Today’s Wonder of the Day was inspired by Isabella. Isabella Wonders, “Why do we all have different handwriting?” Thanks for WONDERing with us, Isabella!
Want to try a quick and fun experiment? Ask a few friends or family members to join you in a simple task: write out the first couple of lines of a favorite song or poem. When you're all finished, set the papers in a row and compare them.
If you and your friends and family members are like most people, then we bet you have several handwriting samples that all look unique. In fact, the handwriting samples might vary remarkably from one person to the next.
So does everyone have different handwriting? Is handwriting like your fingerprints or voice? Not exactly! After all, you're born with a unique voice and fingerprints, but you don't learn how to write until several years later.
Although handwriting hasn't been subjected to scientific study as frequently as fingerprints have, most people do believe that each individual's handwriting is unique. Why is that, though?
To be able to communicate, all letters should look the same, right? In school, when you learn to write, all students are usually shown the same examples of letters. So why doesn't everyone's handwriting look the same then?
If you think about handwriting, you'll quickly realize that it's a complicated task that involves multiple parts of the body at once. Your brain must visualize the letters you want to write. Your nerves must communicate those intentions to the muscles in your hands and arms.
At the same time, your eyes watch the letters as you write them, constantly monitoring their shapes and alerting your brain to corrections that need to be made. As if all that wasn't enough, your handwriting can also be affected by a variety of environmental factors, such as the temperature of the room, your stress level, time constraints, and your overall mood.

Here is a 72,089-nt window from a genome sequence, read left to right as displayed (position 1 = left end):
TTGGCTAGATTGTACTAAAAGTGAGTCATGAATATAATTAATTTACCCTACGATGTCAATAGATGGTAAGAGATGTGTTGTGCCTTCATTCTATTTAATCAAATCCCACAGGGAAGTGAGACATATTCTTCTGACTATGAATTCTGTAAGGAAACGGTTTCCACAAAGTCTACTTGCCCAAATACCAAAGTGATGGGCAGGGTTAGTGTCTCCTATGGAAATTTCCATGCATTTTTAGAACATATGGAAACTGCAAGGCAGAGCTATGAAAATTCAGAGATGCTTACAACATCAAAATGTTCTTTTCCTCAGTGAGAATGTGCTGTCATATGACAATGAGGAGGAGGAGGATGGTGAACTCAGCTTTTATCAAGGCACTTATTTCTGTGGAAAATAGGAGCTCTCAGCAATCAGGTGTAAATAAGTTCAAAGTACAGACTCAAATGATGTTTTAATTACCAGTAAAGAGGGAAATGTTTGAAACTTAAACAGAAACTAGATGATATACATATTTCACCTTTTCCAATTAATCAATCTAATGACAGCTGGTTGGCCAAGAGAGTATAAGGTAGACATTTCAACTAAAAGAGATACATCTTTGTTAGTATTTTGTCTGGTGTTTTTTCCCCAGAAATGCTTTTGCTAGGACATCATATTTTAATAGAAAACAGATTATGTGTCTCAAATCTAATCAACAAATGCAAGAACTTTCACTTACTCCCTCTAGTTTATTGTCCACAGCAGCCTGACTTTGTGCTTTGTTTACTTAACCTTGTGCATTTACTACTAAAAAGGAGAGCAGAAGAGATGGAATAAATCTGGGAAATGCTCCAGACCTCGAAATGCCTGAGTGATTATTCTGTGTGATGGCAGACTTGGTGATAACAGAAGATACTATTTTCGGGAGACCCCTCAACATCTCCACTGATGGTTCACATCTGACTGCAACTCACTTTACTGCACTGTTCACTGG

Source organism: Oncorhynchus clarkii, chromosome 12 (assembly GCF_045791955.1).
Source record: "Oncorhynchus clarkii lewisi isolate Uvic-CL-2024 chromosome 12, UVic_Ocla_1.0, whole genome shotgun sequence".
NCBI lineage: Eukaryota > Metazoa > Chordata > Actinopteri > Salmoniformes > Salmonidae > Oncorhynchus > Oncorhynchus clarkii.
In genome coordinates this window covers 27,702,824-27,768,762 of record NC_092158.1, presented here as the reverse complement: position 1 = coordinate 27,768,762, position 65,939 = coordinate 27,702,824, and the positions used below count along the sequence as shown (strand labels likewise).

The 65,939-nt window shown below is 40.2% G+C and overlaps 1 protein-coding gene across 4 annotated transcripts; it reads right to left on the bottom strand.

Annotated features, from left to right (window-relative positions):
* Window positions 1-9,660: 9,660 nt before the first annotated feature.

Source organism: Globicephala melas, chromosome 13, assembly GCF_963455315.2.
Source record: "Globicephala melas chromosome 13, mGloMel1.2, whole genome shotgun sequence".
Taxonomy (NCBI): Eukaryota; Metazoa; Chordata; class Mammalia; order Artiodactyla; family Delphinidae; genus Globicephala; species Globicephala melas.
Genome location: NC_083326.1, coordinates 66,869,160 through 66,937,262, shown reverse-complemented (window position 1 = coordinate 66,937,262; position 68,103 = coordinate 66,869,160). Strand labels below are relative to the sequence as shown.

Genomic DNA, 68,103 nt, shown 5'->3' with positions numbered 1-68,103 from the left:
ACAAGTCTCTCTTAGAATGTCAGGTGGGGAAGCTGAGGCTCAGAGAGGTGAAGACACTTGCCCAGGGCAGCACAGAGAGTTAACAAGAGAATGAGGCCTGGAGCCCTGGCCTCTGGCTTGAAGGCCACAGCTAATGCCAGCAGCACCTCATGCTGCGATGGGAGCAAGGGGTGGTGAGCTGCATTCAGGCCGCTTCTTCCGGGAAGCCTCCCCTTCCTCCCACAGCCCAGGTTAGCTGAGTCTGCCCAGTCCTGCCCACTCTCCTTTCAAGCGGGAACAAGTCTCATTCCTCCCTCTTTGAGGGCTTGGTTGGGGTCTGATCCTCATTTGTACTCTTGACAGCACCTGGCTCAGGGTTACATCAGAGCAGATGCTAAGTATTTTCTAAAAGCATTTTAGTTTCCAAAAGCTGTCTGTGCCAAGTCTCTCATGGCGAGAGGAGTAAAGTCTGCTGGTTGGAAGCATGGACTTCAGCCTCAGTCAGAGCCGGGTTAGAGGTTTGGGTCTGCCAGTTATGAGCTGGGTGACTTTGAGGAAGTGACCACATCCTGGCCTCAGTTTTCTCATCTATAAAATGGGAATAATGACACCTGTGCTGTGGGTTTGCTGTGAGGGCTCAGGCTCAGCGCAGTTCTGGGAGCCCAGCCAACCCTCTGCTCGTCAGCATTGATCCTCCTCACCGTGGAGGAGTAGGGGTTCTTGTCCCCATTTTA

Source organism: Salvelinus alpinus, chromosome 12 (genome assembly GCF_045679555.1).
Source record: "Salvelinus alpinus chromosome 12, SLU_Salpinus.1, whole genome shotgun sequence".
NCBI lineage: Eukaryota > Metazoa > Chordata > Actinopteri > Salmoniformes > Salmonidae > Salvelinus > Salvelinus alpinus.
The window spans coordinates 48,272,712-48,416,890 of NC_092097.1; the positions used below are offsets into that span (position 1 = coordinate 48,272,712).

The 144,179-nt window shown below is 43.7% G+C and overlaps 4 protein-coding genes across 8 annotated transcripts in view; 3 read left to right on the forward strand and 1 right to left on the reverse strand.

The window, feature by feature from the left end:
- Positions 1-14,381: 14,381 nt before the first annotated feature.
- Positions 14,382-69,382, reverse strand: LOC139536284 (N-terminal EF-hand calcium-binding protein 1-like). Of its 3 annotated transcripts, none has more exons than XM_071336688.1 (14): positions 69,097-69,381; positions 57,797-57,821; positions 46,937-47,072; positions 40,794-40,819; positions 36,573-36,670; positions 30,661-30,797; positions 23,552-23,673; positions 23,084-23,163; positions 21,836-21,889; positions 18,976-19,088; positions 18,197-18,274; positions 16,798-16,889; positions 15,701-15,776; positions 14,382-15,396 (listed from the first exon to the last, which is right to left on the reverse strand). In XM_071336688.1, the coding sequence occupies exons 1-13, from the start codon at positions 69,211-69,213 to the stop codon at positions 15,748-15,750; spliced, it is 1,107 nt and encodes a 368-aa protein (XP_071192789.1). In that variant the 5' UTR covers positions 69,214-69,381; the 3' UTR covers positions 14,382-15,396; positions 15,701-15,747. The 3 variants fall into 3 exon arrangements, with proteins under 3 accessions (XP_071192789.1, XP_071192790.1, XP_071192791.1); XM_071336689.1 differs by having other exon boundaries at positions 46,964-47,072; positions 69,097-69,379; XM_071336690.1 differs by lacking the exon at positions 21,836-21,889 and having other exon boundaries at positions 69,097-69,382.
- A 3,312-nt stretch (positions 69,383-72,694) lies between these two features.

When you put all those factors together, it's no surprise that each person's handwriting turns out differently from others. In fact, an individual's handwriting isn't necessarily always the same, since it can vary based upon any of the factors mentioned previously. Even twins have different handwriting!
Some people practice graphology, which is the study and analysis of handwriting. The most common graphology technique, known as graphoanalysis, was developed by Milton Newman Bunker in the early 1900s.
Graphoanalysis involves studying and analyzing the stroke shape of letters. Some graphologists believe that they can determine certain personality and character traits of people based upon their handwriting.
Graphology remains controversial today. Some characterize it as a pseudoscience, since its methods don't always conform to traditional scientific methodologies. Others debate how accurate it is at determining personality traits.
Even though the debate about graphology is not likely to end any time soon, scientists are still studying handwriting, seeking to determine scientifically how unique it is. Their findings may impact, for example, whether or not handwriting can be reliably used as evidence in court proceedings.
For example, scientists at the State University of New York at Buffalo have published a study about handwriting in the Journal of Forensic Sciences. Their study used a computer running handwriting recognition software to analyze 1,500 samples objectively based upon 11 different features. Their study concluded that all 1,500 samples were indeed unique!